In 2000, Wise started snowboarding and eventually learned to ski. He is now a volunteer adaptive ski instructor for people with disabilities, thanks to Wiggle Your Toes (WYT), a Minnesota-based nonprofit that helps individuals who have experienced limb loss. The organization sponsors events and contests and connects amputees with each other to share their stories.
Wise learned about WYT through another Tillges patient, Aaron Holm, the nonprofit's founder who has bilateral transfemoral amputations. "While getting to know each other's backgrounds, Matt mentioned he used to be an avid skier and it was his goal to try downhill skiing again," Holm says. "That's all we needed to hear. We made a few connections for Matt to attend an adaptive ski training camp, and he's been skiing ever since."
Despite being a natural athlete and excelling at many sports, the one activity that has eluded Wise most of his adult life has been the ability to run.
Before Wise started with Konetchy, he had worked with Wade Hallstrom, CPOA, for more than a decade. "When Matt started working with us, prosthetics were less advanced in design and only allowed for the user to walk at variable speed with significant deviation from the gait pattern we see in individuals with two sound limbs," Hallstrom says. "When they wanted to walk fast, they experienced significant heel rise, and when they walked slowly, they often risked stubbing their toe. Matt had to make a conscious effort to respond to the knee functions rather than have a knee that responds to him."
Running was possible for Wise, says Hallstrom, but not without significant risk of injuries and potential falls.
As a result, Wise didn't devote much time to running. His desire and enthusiasm to run was also dampened considerably several years ago when he decided to walk a 5K race with his wife and two children.
He came in last.
That did not sit well with him. "I'm too competitive and too headstrong to come in dead last," he says.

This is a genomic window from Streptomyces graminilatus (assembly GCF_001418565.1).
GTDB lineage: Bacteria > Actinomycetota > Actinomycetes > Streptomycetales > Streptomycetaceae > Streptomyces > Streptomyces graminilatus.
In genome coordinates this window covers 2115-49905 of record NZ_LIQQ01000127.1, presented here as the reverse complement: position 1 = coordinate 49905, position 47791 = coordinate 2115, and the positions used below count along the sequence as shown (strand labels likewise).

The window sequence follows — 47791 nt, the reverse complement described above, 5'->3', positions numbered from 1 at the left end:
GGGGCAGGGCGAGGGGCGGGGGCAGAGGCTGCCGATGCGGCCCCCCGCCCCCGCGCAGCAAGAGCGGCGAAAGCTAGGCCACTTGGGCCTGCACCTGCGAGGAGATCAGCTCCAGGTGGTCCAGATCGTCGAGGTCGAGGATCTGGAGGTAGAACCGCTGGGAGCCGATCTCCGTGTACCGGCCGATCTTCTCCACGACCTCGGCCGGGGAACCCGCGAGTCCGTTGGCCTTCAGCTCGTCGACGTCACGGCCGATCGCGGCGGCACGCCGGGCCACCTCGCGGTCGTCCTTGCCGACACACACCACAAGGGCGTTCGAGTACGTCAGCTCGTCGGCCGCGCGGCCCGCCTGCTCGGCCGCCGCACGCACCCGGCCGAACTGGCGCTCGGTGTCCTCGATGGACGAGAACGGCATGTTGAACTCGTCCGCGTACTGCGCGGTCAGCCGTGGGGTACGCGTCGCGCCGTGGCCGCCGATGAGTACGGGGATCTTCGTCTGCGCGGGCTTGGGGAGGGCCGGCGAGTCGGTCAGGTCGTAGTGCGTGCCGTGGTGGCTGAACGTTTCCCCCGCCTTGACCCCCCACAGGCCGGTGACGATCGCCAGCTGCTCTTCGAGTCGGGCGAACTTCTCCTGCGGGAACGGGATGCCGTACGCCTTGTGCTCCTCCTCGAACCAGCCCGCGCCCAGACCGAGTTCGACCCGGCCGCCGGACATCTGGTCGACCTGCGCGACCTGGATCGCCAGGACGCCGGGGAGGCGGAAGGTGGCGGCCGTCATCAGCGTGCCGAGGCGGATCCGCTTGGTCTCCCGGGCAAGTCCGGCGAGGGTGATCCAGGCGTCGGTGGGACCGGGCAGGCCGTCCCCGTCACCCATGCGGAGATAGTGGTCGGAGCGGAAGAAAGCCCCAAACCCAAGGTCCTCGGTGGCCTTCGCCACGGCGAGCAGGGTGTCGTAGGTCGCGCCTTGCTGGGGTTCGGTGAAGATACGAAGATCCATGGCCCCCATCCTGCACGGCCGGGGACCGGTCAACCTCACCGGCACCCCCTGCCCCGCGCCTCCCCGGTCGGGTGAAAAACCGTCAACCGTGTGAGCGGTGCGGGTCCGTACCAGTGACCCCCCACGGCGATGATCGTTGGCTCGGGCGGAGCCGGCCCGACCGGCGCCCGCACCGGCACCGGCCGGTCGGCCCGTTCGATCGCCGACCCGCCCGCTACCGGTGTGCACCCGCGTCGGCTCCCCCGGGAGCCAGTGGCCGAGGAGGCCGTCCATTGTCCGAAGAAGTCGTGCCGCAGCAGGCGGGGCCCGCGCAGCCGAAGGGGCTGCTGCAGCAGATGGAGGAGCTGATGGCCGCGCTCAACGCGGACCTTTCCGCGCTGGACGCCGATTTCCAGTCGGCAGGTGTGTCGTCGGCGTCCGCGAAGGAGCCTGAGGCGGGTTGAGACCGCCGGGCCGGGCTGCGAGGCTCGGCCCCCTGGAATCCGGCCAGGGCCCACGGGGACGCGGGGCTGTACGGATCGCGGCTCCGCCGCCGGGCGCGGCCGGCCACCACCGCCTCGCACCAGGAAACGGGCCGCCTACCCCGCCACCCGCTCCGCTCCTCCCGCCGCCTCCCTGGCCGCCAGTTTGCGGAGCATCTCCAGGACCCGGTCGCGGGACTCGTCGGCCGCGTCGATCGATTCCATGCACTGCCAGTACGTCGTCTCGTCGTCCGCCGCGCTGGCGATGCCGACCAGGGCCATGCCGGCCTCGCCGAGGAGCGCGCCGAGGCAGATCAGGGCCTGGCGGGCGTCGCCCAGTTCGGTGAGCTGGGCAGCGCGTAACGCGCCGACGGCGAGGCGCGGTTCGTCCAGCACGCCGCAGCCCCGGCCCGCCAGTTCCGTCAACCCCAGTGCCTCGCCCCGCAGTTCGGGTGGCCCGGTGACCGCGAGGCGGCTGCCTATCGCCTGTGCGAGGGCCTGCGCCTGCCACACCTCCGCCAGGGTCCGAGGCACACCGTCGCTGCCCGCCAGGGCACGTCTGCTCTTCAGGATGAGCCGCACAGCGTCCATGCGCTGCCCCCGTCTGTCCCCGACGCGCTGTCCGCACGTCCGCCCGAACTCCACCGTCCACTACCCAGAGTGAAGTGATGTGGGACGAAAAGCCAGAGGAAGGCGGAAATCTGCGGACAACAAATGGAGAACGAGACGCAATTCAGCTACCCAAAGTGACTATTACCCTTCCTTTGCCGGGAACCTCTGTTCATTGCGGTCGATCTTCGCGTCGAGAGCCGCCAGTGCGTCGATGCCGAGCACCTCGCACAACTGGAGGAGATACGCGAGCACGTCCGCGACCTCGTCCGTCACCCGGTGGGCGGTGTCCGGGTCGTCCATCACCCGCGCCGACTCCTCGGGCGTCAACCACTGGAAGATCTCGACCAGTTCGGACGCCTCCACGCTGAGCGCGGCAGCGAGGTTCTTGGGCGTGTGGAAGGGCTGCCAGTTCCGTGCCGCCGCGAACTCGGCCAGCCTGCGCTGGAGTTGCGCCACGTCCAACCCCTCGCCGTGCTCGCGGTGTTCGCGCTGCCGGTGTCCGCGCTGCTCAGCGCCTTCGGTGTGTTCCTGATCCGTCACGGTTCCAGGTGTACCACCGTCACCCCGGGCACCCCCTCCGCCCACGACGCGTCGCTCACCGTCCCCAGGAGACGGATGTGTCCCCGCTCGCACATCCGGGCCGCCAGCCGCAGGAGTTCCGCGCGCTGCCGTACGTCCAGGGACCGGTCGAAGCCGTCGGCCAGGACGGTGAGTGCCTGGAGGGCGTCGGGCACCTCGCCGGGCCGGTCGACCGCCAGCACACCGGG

Wise is familiar with the technology associated with running prostheses, but he's never pursued the possibility of obtaining a device. He has always maintained the philosophy there may be others who will need the device more than him. That was until he participated in a WYT running clinic and contest last spring that was sponsored by Ottobock. The prize was an Ottobock 3S80 running knee and 1E91 Sprinter foot.
Wise says he didn't realize when he was first contacted by WYT that it was about winning the contest. "When they called me, I thought they were going to ask me to help as a volunteer at one of their events," says Wise, who often volunteers with WYT. "It was a big surprise."
Wise met Konetchy when he was being fitted for the running blade. "He knew the leg inside and out," Wise says. "And was able to give great direction on how to use it. I was literally off and running in minutes."
Holm says WYT is happy to be part of Wise's goal of staying healthy and physically active. "Whether it's skiing lessons or a running blade, it is allowing Matt to spend time being active, staying in shape physically and mentally. With the new device through WYT, he finally has a fitness prosthesis with the resilience that matches his own drive for the life he wants."
Wise is training and working on his conditioning skills as he prepares to compete in another 5K with his family, which he hopes to do once the pandemic is over.
Wise says his running prosthesis is light and responsive. "It's like having
a pogo stick underneath me. I'm active and don't have many limitations, but this is like nothing I've ever experienced. I've never been much of a runner since the legs I've had access to aren't runner friendly."
The running prosthesis has opened many new doors for him, Wise says. "This leg has allowed me to challenge myself in many ways. There's something about being able to run at your top speed that gives you confidence and really makes you feel free."
Betta Ferrendelli can be contacted at firstname.lastname@example.org